An image of a man walking up a set of stairs with a wall and the blue sky behind him

The Land’s Heart Is Greater Than Its Map

Thursday 9th September 2021 - 11:00am, 01:00pm, 04:00pm
Friday 10th September 2021 - 11:00am, 01:00pm, 04:00pm
Saturday 11th September 2021 - 11:00am, 01:00pm, 04:00pm
Sunday 12th September 2021 - 11:00am, 01:00pm
High Angle Battery
New Ground
Walk starts at High Angle Battery

An alternative guided tour of the only city that exists twice, once on earth and once in heaven

There is a far away city which cannot be named. It’s people are silenced and it’s landscape is disappearing. Propelled by a need to show you the sides of his city which will soon be forgotten forever, a resident records the stories behind his favourite places and creates an experience which will allow you to walk through the streets of his home town without having to travel beyond the streets that you stand in.

In this city daily life is stranger than fiction: you can see the sea but are forbidden to touch it, being honest is illegal and those with ancestors from the city are forbidden to enter it.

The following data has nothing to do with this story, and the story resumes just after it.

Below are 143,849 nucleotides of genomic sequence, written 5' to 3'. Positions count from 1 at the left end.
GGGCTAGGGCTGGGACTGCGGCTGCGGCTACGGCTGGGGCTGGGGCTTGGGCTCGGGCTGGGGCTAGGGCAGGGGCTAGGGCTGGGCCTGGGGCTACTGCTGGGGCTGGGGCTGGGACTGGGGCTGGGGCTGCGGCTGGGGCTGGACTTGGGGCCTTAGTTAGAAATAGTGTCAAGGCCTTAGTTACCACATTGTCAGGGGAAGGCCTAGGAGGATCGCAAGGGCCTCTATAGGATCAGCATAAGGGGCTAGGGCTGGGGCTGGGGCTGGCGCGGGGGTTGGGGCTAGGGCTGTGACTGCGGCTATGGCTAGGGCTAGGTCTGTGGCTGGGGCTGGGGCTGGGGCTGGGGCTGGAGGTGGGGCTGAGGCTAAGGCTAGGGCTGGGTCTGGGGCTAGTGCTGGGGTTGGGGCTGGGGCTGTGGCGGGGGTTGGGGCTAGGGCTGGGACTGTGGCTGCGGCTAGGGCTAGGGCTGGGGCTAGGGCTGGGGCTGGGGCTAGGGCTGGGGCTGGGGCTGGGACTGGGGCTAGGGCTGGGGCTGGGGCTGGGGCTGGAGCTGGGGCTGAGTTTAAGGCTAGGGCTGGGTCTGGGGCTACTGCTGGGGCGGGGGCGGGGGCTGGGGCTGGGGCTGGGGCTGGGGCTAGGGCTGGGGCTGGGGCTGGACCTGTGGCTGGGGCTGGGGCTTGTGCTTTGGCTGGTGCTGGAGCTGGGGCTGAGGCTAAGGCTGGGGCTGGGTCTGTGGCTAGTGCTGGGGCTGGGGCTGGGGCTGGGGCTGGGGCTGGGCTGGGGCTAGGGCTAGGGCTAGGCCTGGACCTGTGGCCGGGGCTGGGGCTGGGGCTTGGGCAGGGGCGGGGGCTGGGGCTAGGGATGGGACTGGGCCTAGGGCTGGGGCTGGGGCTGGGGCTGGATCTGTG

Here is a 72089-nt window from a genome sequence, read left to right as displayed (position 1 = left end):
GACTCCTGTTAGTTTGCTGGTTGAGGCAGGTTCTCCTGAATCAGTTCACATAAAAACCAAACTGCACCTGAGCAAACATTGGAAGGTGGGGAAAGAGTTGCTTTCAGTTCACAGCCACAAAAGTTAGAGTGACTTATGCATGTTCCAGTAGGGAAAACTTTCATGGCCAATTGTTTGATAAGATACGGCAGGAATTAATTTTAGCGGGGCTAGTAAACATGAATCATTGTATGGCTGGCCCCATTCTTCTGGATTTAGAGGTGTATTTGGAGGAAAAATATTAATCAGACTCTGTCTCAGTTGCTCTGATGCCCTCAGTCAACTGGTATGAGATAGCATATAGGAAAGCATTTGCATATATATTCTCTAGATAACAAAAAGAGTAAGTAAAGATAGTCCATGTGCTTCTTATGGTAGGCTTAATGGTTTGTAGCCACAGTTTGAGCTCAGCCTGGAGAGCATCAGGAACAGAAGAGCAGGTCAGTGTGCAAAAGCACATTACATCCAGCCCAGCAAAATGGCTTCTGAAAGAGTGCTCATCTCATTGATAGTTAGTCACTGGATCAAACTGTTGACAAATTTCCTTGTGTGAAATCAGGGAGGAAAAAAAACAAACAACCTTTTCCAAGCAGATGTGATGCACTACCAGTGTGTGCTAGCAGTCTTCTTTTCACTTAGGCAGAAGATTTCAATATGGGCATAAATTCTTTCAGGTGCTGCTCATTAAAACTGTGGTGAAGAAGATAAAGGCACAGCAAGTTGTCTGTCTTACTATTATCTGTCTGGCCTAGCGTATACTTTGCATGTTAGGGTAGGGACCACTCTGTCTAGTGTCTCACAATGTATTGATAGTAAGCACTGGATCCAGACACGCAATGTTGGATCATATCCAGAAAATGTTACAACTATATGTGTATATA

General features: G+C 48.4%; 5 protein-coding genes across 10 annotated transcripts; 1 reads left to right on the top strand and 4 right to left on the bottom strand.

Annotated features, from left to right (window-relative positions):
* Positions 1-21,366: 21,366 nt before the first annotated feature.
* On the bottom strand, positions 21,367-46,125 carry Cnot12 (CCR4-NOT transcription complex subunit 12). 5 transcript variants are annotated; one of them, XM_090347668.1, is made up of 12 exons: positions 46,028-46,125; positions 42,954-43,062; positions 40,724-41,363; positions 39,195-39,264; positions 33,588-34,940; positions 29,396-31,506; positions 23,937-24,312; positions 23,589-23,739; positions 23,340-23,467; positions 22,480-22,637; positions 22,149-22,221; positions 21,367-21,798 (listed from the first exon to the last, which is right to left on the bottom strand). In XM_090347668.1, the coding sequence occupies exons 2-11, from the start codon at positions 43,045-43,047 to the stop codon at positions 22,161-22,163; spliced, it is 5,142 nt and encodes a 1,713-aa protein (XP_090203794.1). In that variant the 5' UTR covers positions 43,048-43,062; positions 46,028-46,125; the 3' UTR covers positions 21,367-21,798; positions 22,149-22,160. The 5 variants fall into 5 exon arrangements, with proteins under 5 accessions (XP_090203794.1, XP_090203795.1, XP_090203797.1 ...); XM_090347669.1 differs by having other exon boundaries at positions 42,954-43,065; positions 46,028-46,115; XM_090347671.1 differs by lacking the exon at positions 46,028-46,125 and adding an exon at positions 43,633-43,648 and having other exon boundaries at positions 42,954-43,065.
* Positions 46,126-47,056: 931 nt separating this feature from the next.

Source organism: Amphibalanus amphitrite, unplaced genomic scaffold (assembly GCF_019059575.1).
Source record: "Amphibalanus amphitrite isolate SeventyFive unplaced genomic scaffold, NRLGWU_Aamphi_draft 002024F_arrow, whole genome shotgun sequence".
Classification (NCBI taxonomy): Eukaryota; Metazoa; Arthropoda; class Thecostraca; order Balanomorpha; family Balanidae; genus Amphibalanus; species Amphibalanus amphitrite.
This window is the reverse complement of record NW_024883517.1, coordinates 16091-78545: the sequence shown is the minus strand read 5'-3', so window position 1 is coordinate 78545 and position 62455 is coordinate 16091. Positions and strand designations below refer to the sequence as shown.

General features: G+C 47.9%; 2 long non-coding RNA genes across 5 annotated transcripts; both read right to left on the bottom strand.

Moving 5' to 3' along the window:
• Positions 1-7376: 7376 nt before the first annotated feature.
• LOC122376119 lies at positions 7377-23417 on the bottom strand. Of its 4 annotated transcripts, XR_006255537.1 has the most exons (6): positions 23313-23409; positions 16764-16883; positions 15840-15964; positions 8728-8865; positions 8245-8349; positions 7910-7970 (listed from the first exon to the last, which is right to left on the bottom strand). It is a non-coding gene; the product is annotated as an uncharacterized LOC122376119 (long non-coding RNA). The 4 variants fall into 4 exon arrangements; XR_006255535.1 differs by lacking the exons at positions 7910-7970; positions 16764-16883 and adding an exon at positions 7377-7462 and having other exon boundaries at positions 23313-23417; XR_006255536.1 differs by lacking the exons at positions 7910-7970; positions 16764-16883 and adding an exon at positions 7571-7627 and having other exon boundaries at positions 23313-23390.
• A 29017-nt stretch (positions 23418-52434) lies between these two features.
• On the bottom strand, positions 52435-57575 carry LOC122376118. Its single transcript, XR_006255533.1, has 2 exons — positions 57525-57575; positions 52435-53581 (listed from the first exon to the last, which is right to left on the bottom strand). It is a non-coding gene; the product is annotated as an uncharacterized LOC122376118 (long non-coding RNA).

Your journey to this distant city will take place within your own locality and requires only walking shoes and an open imagination.

The experience is playful and subversive, in that, the ‘real’ place the audience are touring through is Jerusalem, a city with a heavily contended past and present, whose name alone summons dreams and ideals and provokes misconceptions. The city's tour guiding industry is also heavily regulated by the Israeli State, forbidding the public telling of Palestinian narratives to the millions of foreigners and pilgrims who visit each year.

As such, the content of the stories our resident tour guide will tell you could not be told to visitors on the streets of present-day Jerusalem. However, in rebellion, he has created a tour which can transcend time and space, allowing Jerusalem to be brought to you.

An emotional, cartographic resistance piece which actively questions who has the right to claim the history of places and objects and how we can imaginatively salvage shrinking landscapes.


Ramzi uses subtle, subversive and visual storytelling he seeks to convey an experience of the overwhelming nature of occupation through zooming in on the tiny details that we all, as humans, share.


Olivia's work focuses on borders (both those which are written into the mind and drawn into the ground) and how humans find ever-ingenious ways to cross them.

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